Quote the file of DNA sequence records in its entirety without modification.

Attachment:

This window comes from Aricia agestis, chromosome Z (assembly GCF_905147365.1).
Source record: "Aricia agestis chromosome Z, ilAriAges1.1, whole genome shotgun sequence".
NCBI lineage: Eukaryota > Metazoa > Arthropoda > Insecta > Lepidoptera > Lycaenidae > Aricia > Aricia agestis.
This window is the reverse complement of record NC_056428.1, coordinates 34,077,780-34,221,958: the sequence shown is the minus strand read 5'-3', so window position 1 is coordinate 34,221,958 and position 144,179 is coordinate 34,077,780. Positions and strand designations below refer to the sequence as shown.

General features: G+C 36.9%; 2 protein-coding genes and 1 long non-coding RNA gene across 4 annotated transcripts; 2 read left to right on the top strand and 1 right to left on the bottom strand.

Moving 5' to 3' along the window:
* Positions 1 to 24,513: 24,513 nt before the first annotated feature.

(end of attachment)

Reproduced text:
This window comes from Aricia agestis, chromosome Z (assembly GCF_905147365.1).
Source record: "Aricia agestis chromosome Z, ilAriAges1.1, whole genome shotgun sequence".
NCBI lineage: Eukaryota > Metazoa > Arthropoda > Insecta > Lepidoptera > Lycaenidae > Aricia > Aricia agestis.
This window is the reverse complement of record NC_056428.1, coordinates 34,077,780-34,221,958: the sequence shown is the minus strand read 5'-3', so window position 1 is coordinate 34,221,958 and position 144,179 is coordinate 34,077,780. Positions and strand designations below refer to the sequence as shown.

General features: G+C 36.9%; 2 protein-coding genes and 1 long non-coding RNA gene across 4 annotated transcripts; 2 read left to right on the top strand and 1 right to left on the bottom strand.

Moving 5' to 3' along the window:
* Positions 1 to 24,513: 24,513 nt before the first annotated feature.